Pride and prejudice lead to negative relations when demonstrated in first impressions
Property and Inheritance
People's property and inheritance should not play a major role in relationships
Duty and Transgression
It is a person's duty to act appropriately despite past transgressions
The accomplished woman is not simply one with great class standing, but is a well rounded, headstrong individual
Marriage should occur from love despite social standings or other prejudice Setting:
Hertfordshire, London, Derbyshire, Kent
During the Napoleonic Wars (1797-1815)
Mostly rural scenes with large fields and estates, typically far from town with a few scenes in London Significance of Opening Scene Sets the ideas for the rest of the novel. Shows Mr. and Mrs. Bennett discussing the marriage prospects of their daughters because of the new, wealthy, single man moving into Netherfield. This scene demonstrates the mentality of this novel and the historical preferences that Jane Austen is trying to establish and counteract. Significance of Closing Scene This is significant because both Jane and Elizabeth end up happily married, and the people who had been looked down on were able to overcome the prejudice against them as the truth came out. Austen's themes regarding marriage and pride are thus avidly summed up singnificance: As the opening quote of the
novel, this statement becomes the premise for the rest of the plot and Mrs. Bennet's way of thinking when she desperately tries to get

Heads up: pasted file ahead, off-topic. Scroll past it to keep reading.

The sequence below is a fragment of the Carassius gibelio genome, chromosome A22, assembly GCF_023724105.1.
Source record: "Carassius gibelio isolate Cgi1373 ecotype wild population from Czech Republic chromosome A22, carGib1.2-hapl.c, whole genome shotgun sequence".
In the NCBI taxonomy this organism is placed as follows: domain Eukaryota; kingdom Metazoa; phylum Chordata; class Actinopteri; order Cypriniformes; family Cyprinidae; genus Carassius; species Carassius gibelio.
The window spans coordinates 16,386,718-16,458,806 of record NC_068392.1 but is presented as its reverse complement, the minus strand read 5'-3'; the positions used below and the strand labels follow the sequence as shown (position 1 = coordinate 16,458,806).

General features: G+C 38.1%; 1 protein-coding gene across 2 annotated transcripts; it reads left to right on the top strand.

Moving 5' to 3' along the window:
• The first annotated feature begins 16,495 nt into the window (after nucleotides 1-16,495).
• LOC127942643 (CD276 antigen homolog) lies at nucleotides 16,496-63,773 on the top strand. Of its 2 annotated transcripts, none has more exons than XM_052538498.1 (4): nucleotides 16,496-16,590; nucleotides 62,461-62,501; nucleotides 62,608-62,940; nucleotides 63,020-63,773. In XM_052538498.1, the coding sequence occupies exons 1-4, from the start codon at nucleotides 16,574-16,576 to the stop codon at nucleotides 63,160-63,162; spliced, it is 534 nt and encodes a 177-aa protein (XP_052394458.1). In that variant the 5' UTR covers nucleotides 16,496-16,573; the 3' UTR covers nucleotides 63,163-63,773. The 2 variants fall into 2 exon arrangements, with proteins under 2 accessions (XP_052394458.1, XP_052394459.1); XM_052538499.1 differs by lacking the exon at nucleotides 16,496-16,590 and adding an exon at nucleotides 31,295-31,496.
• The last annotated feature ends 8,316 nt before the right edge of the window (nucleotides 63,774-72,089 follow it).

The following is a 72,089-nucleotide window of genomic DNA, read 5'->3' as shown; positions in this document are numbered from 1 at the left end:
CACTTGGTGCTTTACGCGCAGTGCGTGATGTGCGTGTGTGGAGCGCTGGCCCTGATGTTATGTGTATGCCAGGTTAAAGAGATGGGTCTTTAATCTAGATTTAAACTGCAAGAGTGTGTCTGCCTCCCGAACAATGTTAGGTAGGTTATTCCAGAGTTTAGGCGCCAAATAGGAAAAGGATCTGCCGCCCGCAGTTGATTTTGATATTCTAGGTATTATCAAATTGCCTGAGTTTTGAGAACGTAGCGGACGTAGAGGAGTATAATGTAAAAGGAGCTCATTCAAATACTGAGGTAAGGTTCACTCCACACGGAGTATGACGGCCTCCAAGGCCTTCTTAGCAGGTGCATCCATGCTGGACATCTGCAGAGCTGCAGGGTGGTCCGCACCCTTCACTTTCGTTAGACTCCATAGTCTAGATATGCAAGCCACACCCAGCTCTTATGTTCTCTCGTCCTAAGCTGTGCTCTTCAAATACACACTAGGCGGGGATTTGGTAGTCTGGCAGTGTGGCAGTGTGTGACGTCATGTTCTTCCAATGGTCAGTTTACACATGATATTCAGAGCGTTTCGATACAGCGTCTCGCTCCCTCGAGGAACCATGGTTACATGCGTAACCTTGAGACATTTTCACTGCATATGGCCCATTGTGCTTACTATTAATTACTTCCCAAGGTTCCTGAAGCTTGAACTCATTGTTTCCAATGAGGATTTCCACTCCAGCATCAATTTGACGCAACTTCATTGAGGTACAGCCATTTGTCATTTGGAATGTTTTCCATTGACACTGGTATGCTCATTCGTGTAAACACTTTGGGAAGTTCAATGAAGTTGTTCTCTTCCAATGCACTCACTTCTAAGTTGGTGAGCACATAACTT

her daughters married. Shows the themes of pride and prejudice when picking a husband. "Happiness in marriage is entirely a matter of chance." Significance: Shows the popular view of marriage at the time and highlights Elizabeth's rare opinion. It is her disagreement with this quote that leads to her denial of Collins' proposal. "I am no longer surprised at your knowing only six accomplished women. I rather wonder now at your knowing any at all." Significance: Shows Darcy's flaw of pride as well as the high standards for women of the time period. "Vanity and pride are different things, though the words are often used synonymously. A person may be proud without being vain. Pride relates more to our opinion of ourselves; vanity, to what we would have others think of us." Significance: Shows the main themes of pride and prejudice as well as Darcy's flaw of pride. Ultimately, both Darcy and Elizabeth must overcome their pride to be together. "How little of permanent happiness could belong to a couple who were only brought together because of their passions were stronger than their virtues." Significance: Contrast the disgraceful relationship based on lust of Lydia and Wickham, with Darcy and Elizabeth's relationship of true love and shows what Elizabeth wants in a marriage. "My fingers do not move over this instrument in the masterly manner which I see so many women's do. They have not the same force of rapidity, and do not produce the same expression. But then I have always supposed it to be my own fault--because I would not take the trouble of practicing. It is not that I do not believe my finger as capable as any other woman's of superior execution." Significance: Shows the witty, non-submissive spirit of Elizabeth, strengthens Darcy's attraction for her, and shows the high expectations and perfection it took to be an accomplished woman. Characters: Elizabeth Bennet